Molecular Self-Assembly on Gold and Metal-Oxide Surfaces

Material Matters Volume 3 Article 2

Molecular Self-Assembly1 is the assembly of molecules without guidance or management from an outside source. Self-assembly can occur spontaneously in nature, for example the self-assembly of the lipid bi-layer membrane, surrounding cells.

An approach to Molecular Self-Assembly that is efficient and that has received ample attention during the last decade is the creation of Self-Assembled Monolayers (or SAMs) using relatively weak intermolecular interactions between certain types of organic molecules, such as thiols or phosphonic acids, and a gold or oxidic surface.

Molecular Self-Assembly on Gold

Several forces are driving assembly of alkyl thiols on a gold surface. First, the sulfur-gold interactions are quite strong, ~45 kcal/mol, which allow for a relatively strong bonding of the film-forming molecules to the surface.

Figure 1 Schematic overview of a thiol molecule on a gold surface

Furthermore, hydrophobic interactions between carbon and hydrogen atoms in the alkyl thiol molecules can significantly lower the overall surface energy thus promoting the formation of a self-assembled monolayer, especially if the alkyl chains contain at least 10 carbon atoms.2,3

Molecular Self-Assembly on Metal-Oxide Surfaces

Recent advances in the area of micro and nano electronic materials have extended SAMs beyond conventional gold/ thiol systems. To expand the choice of the substrates used for the preparation of SAMs, the chemical functionalities in film-forming molecules can be altered by introducing phosphate or phosphonate-groups. Such polar acidic molecules are capable of interacting with diverse metaloxide surfaces (e.g. Al2O3, Ta2O5, Nb2O5, ZrO2 and Ti2) and form films with a similar degree of ordering as for alkyl thiol SAMs on gold.4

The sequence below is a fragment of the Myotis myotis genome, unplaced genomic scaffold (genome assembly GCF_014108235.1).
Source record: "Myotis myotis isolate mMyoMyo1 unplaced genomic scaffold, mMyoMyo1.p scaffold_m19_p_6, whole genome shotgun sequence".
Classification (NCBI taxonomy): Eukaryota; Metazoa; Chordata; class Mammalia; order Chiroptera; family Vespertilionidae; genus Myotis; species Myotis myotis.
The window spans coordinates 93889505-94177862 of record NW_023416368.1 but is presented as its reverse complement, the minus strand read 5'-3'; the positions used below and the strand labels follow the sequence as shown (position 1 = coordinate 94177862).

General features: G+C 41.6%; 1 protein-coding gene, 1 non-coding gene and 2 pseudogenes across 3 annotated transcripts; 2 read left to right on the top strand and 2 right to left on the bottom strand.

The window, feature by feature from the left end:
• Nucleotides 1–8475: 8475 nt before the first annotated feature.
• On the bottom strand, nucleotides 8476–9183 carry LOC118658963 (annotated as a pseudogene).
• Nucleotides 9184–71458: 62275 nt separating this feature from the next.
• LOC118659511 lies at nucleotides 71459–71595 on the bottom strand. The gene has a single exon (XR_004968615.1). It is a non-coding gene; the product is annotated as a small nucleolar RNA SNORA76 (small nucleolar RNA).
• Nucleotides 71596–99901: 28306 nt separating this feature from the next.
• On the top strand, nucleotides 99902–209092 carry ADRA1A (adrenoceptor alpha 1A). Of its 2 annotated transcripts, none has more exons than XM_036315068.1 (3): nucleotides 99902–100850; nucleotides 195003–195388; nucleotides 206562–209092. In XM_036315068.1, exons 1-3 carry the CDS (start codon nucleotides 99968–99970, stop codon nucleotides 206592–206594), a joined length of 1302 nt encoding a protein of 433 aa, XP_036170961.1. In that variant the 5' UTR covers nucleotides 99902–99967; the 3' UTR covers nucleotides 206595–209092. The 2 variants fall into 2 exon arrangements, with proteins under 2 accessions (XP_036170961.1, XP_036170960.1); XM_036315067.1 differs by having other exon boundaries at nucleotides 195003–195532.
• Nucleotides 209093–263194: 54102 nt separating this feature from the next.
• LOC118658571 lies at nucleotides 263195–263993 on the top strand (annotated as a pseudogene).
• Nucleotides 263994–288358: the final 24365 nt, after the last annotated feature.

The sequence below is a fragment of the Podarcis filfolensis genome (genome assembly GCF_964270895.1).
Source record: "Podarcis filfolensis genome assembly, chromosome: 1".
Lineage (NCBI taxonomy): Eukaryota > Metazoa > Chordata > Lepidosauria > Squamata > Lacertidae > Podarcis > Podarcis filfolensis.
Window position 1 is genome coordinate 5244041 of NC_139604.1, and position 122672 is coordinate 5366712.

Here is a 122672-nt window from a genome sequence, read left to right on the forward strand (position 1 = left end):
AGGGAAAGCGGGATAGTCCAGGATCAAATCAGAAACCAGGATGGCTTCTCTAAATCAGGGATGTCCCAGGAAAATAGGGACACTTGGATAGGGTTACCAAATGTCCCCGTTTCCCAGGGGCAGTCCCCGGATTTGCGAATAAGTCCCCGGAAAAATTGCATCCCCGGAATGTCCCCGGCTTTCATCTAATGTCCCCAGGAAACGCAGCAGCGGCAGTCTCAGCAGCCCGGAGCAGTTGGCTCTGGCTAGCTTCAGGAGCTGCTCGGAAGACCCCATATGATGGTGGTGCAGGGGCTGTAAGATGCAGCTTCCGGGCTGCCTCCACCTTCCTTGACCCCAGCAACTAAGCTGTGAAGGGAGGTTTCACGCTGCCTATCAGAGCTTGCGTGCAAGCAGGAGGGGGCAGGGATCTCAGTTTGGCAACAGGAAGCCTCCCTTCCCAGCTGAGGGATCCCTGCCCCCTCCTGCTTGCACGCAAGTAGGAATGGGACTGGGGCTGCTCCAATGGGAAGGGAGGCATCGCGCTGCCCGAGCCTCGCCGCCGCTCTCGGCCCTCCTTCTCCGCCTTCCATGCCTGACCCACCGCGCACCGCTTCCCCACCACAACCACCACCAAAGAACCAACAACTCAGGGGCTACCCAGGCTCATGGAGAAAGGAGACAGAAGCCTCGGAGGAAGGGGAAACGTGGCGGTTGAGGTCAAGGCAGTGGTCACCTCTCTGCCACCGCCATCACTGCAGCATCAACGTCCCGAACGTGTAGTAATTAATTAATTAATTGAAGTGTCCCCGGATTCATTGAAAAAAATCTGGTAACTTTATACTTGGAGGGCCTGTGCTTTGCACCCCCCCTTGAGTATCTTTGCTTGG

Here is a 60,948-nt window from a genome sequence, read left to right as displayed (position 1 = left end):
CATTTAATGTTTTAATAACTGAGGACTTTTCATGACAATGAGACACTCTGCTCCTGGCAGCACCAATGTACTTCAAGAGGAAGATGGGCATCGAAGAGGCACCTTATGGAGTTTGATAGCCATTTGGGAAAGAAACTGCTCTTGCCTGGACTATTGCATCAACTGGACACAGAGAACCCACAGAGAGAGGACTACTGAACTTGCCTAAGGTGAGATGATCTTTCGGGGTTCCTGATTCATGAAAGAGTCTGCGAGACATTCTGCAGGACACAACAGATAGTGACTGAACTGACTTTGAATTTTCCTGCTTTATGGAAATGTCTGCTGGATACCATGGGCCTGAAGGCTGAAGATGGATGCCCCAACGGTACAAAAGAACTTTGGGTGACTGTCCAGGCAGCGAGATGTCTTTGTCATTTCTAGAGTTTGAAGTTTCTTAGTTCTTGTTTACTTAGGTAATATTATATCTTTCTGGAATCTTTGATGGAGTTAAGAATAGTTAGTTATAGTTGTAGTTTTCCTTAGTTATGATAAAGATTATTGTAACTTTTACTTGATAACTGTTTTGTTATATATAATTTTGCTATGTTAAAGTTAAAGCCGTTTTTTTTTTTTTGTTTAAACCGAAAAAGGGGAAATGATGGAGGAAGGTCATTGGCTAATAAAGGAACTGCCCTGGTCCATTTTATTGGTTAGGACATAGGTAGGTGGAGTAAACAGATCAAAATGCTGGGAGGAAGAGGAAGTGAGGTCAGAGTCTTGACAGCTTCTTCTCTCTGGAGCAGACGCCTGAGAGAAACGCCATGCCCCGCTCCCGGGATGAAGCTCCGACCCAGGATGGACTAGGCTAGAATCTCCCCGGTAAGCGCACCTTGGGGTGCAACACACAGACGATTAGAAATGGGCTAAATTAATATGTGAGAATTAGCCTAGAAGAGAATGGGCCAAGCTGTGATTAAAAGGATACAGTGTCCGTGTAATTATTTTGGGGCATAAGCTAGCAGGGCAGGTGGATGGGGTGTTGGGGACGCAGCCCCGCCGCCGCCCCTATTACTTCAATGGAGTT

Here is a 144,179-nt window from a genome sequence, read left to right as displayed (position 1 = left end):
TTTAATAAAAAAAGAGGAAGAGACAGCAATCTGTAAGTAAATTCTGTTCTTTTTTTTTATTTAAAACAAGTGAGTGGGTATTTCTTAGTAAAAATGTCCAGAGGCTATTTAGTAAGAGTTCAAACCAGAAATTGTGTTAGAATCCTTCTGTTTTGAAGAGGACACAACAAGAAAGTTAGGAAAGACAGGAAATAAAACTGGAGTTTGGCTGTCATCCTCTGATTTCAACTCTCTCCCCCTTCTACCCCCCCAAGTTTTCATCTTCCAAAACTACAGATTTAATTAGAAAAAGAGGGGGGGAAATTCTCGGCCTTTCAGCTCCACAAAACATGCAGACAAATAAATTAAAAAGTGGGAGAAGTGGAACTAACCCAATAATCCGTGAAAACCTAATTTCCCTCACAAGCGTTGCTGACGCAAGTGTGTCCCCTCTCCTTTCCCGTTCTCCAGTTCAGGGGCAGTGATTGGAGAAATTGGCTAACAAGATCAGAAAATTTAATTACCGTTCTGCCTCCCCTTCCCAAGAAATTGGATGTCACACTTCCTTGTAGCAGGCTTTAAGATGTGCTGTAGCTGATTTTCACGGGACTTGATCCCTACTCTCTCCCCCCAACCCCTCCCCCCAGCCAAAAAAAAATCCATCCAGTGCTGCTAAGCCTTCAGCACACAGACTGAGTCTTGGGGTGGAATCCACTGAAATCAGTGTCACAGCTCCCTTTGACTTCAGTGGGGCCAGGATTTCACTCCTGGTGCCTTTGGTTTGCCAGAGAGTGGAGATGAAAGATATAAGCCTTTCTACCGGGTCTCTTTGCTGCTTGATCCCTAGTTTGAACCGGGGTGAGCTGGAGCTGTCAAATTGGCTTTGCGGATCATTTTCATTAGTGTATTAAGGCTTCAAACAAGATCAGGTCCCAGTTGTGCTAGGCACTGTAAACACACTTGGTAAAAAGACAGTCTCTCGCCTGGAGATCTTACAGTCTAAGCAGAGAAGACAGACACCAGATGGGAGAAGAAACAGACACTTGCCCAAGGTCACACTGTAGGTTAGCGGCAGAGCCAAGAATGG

Applications of SAMs comprise materials for semiconductor electronics industry such as nano-wires, nano-transistors, and nanosensors in large numbers. A few more examples of SAMs applications include surface wetting, non-fouling property, electrochemistry, surface passivation, protein binding, DNA assembly, corrosion resistance, biological arrays and cell interactions.5-7

Figure 2 Some applications of self-assembled monolayers.

  1. Non-fouling surfaces
  2. SAMs with specific binding receptors
  3. Cell supports for native cell growth and studies
  4. Molecular electronics
  5. Microarrays
  6. Separations

back to top Back to Top


  1. Material Matters™, 2006, Vol.1, No. 2.
  2. M.D. Porter et al. J. Am. Chem. Soc. 1987, 109, 3559.
  3. C.D. Bain et al. J. Am. Chem. Soc. 1989, 7155.
  4. G. Hahner et al. 17(22):7047–7052, 2001.
  5. J.C. Love et al. Chem. Rev. 2005, 105, 1103.
  6. N.K. Chaki et al. Biosensors & Bioelectronics 2002, 17, 1
  7. A. Ulman, Chem. Rev. 1996, 96, 1533.

back to top Back to Top

Related Links